You're probably well aware of the various health issues and hazards that can pose a risk to your dog. You might also have heard about the dangers of grass awns, but do you know why they're dangerous?
What if I told you those 'amber waves of grain' in America the Beautiful can be deadly for your dog? Yes, those seemingly innocent plants can turn into a serious health risk.
One of our dogs had a foxtail stuck in the corner of his eye and couldn't get it out. We were on vacation and all the local vet clinics were closed. So my intrepid mother got out her tweezers and had my brother hold our dog still. It took several minutes, but she grasped the foxtail deeply enough and pulled it out. Our little terrier was fine, if a bit put out over being so rudely man handled.
In this post we'll learn about the dangers of grass awns and how you can safeguard your dog. Join us to learn about this hidden peril.
UNDERSTANDING GRASS AWNS
What are they?
Grass awns are the seed pods of tall grasses that grow throughout North America. Sounds harmless doesn't it?
Don't be fooled though. They can create serious health issues in dogs and other animals.
The problem is their bristle-like structure helps them stick to anything - such as your shoelaces or your dog's fur. They can also get into your dog's nose, eyes or other parts of his body. And backward-pointing bristles make them hard to pull out. Worse yet, when your dog moves those awns can inch forward because of the bristles. They can even penetrate the skin and migrate around inside your dog's body causing inflammation and infection.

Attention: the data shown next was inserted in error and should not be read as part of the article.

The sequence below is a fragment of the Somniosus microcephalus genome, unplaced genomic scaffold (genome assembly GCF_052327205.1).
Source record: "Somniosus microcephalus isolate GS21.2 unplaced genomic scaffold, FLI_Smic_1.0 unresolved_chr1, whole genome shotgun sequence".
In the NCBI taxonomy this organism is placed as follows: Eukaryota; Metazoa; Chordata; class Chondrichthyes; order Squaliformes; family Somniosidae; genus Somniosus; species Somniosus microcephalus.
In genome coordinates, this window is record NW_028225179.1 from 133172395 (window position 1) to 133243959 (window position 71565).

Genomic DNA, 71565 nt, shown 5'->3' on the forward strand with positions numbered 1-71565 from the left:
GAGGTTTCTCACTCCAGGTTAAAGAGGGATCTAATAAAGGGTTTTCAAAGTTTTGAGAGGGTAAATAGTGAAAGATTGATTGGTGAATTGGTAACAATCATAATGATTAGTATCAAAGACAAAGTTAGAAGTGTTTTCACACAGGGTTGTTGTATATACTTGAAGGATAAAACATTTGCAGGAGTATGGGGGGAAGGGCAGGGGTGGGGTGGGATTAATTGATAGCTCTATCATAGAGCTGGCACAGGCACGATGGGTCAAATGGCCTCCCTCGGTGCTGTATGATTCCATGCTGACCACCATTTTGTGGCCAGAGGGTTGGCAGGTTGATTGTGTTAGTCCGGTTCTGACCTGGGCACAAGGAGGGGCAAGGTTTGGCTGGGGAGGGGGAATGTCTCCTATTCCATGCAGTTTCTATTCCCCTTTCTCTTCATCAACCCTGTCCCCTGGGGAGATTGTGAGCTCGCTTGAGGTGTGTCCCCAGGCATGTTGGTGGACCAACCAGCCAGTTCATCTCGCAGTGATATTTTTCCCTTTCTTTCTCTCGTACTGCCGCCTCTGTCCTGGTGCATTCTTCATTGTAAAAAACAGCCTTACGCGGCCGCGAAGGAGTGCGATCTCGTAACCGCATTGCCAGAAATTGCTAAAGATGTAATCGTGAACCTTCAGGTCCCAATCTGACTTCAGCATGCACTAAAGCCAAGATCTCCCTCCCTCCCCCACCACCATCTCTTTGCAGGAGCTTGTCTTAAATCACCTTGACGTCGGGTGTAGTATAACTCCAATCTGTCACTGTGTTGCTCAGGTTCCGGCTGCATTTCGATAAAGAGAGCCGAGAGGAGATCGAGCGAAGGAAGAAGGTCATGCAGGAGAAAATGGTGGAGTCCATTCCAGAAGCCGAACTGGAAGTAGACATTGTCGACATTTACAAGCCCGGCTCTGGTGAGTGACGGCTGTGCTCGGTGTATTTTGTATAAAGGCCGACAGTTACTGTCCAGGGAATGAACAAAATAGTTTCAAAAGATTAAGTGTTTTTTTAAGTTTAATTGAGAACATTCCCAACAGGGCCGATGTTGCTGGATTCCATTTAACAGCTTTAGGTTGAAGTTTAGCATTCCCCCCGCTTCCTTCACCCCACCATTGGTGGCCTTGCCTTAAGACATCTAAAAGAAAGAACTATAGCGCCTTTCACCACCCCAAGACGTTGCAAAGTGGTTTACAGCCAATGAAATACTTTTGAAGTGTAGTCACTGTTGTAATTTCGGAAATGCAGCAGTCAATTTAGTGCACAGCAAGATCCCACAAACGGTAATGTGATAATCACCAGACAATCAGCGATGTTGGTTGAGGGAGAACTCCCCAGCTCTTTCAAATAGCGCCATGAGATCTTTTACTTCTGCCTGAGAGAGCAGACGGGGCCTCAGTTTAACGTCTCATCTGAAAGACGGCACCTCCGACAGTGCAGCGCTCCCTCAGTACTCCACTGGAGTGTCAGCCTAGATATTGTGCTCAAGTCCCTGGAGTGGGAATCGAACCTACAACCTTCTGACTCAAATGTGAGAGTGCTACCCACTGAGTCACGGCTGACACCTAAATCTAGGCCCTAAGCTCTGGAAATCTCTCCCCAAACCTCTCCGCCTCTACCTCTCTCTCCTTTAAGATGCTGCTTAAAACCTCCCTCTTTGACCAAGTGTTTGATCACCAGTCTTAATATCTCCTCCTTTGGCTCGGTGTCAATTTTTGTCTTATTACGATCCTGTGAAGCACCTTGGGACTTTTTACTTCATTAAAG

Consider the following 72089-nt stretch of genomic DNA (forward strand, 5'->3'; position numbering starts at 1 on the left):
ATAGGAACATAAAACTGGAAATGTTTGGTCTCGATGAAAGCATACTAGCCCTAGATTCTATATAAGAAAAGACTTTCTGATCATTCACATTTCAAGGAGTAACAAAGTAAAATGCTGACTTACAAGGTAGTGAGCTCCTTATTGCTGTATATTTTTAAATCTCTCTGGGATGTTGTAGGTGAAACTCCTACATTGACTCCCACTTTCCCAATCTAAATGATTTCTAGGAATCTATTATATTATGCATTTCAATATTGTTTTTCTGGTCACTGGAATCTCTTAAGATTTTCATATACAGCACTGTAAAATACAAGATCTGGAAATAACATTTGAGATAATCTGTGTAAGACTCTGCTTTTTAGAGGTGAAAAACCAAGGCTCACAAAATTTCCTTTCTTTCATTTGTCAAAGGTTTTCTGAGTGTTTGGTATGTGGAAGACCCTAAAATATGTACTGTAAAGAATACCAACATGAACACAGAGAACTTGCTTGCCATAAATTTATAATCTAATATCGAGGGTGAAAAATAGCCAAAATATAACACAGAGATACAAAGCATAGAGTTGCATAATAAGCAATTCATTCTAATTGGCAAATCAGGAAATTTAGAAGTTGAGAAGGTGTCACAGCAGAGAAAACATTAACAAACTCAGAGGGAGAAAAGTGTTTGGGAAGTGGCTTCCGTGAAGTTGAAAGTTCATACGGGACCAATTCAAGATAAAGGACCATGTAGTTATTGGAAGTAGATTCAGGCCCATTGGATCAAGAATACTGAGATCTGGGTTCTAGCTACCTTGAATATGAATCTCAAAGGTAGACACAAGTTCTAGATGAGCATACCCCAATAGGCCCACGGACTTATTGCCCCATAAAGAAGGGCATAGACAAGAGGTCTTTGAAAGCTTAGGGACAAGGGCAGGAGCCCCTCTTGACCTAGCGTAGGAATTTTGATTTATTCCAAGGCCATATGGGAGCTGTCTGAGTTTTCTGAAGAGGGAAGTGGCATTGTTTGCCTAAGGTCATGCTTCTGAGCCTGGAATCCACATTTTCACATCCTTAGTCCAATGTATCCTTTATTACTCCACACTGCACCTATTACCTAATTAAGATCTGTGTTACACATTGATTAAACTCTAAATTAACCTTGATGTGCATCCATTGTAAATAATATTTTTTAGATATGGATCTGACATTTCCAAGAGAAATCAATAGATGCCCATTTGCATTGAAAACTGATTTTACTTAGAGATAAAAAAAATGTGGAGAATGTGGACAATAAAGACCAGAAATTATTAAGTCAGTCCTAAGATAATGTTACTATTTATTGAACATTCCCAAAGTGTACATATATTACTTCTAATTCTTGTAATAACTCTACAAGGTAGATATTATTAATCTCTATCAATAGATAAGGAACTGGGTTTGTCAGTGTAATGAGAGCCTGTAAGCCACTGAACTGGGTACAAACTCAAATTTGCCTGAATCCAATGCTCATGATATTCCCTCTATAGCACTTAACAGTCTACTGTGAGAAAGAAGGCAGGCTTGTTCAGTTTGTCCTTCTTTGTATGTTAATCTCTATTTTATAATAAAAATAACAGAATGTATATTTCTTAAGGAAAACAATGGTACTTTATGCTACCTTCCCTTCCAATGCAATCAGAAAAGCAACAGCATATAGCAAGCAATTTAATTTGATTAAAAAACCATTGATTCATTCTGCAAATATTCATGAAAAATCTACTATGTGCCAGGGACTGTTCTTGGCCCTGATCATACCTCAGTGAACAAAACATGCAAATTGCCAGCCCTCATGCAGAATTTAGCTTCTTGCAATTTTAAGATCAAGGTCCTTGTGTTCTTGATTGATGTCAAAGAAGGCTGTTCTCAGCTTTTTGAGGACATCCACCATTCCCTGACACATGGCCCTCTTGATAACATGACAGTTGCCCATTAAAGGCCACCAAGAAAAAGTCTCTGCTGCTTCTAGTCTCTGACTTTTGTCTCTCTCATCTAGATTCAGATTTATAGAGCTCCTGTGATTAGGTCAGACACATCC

Grasses that produce awns include:
- june grass
- timothy hay
- downy brome
- needle grass
- wild barley
- spear grass
- Canadian wild rye
- foxtail barley
- winter bentgrass / ticklegrass
Where and when are grass awns found?
Grasses, whether cultivated or wild, can have dangerous awns if they are unmowed and allowed to go to seed. Anywhere grass grows - in meadows, along trails or roads, and even in your yard - they pose a risk.
The grass itself is not dangerous. It's the seed pod - or awn - that can cause health issues.
When grasses produce their awns can vary by location and weather. Generally they go to seed during dry and warm seasons. That might be for a short time at mid-summer for northern locations. Or it could be year-round in the warm south-western areas.
DANGERS OF GRASS AWNS
Grass awns with their bristles can get tangled in your dog's coat when he runs through tall grass. Sometimes they're tangled so completely that they can't migrate. Although they can be hard to brush out, doing so can spare your dog pain and potential infection.
More likely the awns will move deeper into your dog's coat due to their arrowhead shape and backward-pointing bristles. If they're not removed they can pierce the skin and potentially migrate throughout his body.
If your dog hunts during the fall be sure to brush him thoroughly when you get home. Or run your fingers through his coat, feeling for awns or bumps which could be ticks.
Common places awns can lodge
The most common places these awns cause problems are between the toes, or in the eyes, ears, or nostrils. They've also pierced the gums or skin and have worked their way in through external genital organs.
Grass awns can work their way between your dog's toes, leading to irritation and possible infection. This is especially true for dogs with long or thick fur.